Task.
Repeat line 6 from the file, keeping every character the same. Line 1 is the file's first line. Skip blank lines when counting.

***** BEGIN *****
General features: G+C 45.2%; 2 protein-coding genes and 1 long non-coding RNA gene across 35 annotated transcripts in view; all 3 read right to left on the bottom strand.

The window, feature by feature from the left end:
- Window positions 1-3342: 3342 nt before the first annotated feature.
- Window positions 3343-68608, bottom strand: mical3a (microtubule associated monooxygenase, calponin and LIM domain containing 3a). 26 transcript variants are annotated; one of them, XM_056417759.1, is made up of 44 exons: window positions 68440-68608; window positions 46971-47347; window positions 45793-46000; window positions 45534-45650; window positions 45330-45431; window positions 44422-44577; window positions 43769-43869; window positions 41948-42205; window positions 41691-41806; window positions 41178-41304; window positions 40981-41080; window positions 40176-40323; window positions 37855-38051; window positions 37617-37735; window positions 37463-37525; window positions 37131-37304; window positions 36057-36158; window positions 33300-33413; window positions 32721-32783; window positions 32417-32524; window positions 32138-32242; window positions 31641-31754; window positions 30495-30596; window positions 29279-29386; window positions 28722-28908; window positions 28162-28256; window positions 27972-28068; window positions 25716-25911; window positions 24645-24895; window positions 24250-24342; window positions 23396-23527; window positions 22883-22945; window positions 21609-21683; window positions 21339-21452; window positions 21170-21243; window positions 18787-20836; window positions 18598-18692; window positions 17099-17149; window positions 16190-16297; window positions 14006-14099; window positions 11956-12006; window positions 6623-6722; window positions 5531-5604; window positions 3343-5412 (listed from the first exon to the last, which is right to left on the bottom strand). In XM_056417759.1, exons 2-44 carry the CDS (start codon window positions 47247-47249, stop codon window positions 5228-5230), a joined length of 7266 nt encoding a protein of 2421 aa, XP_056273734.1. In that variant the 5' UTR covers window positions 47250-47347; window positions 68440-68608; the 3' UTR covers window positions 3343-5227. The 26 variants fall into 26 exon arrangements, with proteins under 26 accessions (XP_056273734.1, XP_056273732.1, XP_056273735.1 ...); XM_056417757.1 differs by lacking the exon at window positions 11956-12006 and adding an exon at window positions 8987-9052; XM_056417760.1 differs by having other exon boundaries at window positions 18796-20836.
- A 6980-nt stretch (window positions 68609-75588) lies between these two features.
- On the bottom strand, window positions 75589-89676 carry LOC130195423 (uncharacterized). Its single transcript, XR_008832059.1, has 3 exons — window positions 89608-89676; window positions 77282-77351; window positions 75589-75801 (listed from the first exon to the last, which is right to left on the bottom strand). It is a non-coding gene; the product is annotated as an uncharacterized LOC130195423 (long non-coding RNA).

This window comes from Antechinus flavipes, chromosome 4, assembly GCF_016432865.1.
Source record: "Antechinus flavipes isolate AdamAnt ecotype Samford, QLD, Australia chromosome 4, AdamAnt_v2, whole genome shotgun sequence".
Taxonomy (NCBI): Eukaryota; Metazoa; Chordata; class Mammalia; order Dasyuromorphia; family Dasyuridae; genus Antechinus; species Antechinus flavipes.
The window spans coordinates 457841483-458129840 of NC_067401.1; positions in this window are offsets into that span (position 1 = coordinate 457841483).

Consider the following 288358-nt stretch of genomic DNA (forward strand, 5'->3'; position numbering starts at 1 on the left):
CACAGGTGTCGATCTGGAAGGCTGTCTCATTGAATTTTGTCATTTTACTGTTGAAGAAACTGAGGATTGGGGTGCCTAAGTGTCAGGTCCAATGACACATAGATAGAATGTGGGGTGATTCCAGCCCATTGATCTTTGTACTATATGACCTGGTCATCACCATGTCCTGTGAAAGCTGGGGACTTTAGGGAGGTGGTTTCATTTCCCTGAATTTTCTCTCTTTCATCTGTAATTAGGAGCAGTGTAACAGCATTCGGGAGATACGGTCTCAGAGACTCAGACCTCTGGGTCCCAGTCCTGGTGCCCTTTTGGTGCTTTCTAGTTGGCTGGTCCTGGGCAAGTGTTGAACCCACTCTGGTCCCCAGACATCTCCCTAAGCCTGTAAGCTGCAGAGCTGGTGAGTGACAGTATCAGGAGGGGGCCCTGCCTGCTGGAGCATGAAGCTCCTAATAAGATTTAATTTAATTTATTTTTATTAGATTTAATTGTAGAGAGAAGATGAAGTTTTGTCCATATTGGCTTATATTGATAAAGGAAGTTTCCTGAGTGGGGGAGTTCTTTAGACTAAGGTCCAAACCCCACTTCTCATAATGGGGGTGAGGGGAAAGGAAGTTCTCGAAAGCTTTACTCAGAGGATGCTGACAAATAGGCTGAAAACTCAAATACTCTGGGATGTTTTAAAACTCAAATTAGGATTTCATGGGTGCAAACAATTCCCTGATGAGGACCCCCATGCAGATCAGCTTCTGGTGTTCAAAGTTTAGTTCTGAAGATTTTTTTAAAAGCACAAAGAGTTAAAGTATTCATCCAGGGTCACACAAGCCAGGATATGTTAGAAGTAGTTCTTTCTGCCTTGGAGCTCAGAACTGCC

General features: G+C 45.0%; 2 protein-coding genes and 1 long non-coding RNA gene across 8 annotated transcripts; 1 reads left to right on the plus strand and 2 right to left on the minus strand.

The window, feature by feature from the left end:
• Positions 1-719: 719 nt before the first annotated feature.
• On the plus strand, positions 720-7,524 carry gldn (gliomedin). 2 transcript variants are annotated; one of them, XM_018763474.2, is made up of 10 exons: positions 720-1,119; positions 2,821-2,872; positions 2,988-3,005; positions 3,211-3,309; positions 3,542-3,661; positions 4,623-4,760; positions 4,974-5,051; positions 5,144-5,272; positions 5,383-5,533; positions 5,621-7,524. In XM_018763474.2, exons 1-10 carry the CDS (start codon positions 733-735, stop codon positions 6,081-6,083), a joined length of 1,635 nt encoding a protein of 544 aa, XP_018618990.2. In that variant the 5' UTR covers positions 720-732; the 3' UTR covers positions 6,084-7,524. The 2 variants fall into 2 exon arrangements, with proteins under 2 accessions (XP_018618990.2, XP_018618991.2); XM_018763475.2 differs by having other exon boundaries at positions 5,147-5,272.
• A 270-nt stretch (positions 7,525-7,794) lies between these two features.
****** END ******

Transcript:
- On the bottom strand, window positions 75589-89676 carry LOC130195423 (uncharacterized). Its single transcript, XR_008832059.1, has 3 exons — window positions 89608-89676; window positions 77282-77351; window positions 75589-75801 (listed from the first exon to the last, which is right to left on the bottom strand). It is a non-coding gene; the product is annotated as an uncharacterized LOC130195423 (long non-coding RNA).